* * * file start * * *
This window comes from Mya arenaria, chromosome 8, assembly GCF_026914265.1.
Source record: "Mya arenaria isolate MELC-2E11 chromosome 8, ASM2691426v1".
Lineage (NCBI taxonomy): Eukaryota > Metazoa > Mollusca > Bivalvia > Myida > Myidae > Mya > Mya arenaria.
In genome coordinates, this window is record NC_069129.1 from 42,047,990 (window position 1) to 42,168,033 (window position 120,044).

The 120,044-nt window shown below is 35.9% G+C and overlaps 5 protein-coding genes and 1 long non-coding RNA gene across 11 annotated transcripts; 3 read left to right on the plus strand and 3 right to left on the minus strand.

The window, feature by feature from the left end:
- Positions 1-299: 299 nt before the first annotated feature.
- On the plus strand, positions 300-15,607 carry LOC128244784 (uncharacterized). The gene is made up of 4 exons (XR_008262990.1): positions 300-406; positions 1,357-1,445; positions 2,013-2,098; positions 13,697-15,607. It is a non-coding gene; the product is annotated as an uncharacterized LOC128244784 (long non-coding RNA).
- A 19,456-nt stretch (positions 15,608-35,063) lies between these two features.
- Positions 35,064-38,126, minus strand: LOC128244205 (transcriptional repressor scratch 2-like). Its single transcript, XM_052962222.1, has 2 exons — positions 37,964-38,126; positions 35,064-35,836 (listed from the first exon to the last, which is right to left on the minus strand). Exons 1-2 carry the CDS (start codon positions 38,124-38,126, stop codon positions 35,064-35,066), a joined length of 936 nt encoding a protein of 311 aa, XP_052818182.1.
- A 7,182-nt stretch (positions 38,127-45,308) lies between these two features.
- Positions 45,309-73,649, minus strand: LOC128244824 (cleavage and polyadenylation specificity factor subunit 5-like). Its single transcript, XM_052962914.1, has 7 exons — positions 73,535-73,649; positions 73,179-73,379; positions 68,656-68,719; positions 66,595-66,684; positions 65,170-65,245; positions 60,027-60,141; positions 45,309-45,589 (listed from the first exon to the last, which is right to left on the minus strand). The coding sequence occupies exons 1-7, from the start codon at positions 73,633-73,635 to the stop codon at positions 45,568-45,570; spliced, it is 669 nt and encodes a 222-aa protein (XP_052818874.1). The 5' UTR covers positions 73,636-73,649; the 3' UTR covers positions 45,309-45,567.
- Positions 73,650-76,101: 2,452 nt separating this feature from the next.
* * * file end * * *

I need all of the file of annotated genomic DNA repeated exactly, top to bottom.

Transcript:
This window comes from Mya arenaria, chromosome 8, assembly GCF_026914265.1.
Source record: "Mya arenaria isolate MELC-2E11 chromosome 8, ASM2691426v1".
Lineage (NCBI taxonomy): Eukaryota > Metazoa > Mollusca > Bivalvia > Myida > Myidae > Mya > Mya arenaria.
In genome coordinates, this window is record NC_069129.1 from 42,047,990 (window position 1) to 42,168,033 (window position 120,044).

The 120,044-nt window shown below is 35.9% G+C and overlaps 5 protein-coding genes and 1 long non-coding RNA gene across 11 annotated transcripts; 3 read left to right on the plus strand and 3 right to left on the minus strand.

The window, feature by feature from the left end:
- Positions 1-299: 299 nt before the first annotated feature.
- On the plus strand, positions 300-15,607 carry LOC128244784 (uncharacterized). The gene is made up of 4 exons (XR_008262990.1): positions 300-406; positions 1,357-1,445; positions 2,013-2,098; positions 13,697-15,607. It is a non-coding gene; the product is annotated as an uncharacterized LOC128244784 (long non-coding RNA).
- A 19,456-nt stretch (positions 15,608-35,063) lies between these two features.
- Positions 35,064-38,126, minus strand: LOC128244205 (transcriptional repressor scratch 2-like). Its single transcript, XM_052962222.1, has 2 exons — positions 37,964-38,126; positions 35,064-35,836 (listed from the first exon to the last, which is right to left on the minus strand). Exons 1-2 carry the CDS (start codon positions 38,124-38,126, stop codon positions 35,064-35,066), a joined length of 936 nt encoding a protein of 311 aa, XP_052818182.1.
- A 7,182-nt stretch (positions 38,127-45,308) lies between these two features.
- Positions 45,309-73,649, minus strand: LOC128244824 (cleavage and polyadenylation specificity factor subunit 5-like). Its single transcript, XM_052962914.1, has 7 exons — positions 73,535-73,649; positions 73,179-73,379; positions 68,656-68,719; positions 66,595-66,684; positions 65,170-65,245; positions 60,027-60,141; positions 45,309-45,589 (listed from the first exon to the last, which is right to left on the minus strand). The coding sequence occupies exons 1-7, from the start codon at positions 73,633-73,635 to the stop codon at positions 45,568-45,570; spliced, it is 669 nt and encodes a 222-aa protein (XP_052818874.1). The 5' UTR covers positions 73,636-73,649; the 3' UTR covers positions 45,309-45,567.
- Positions 73,650-76,101: 2,452 nt separating this feature from the next.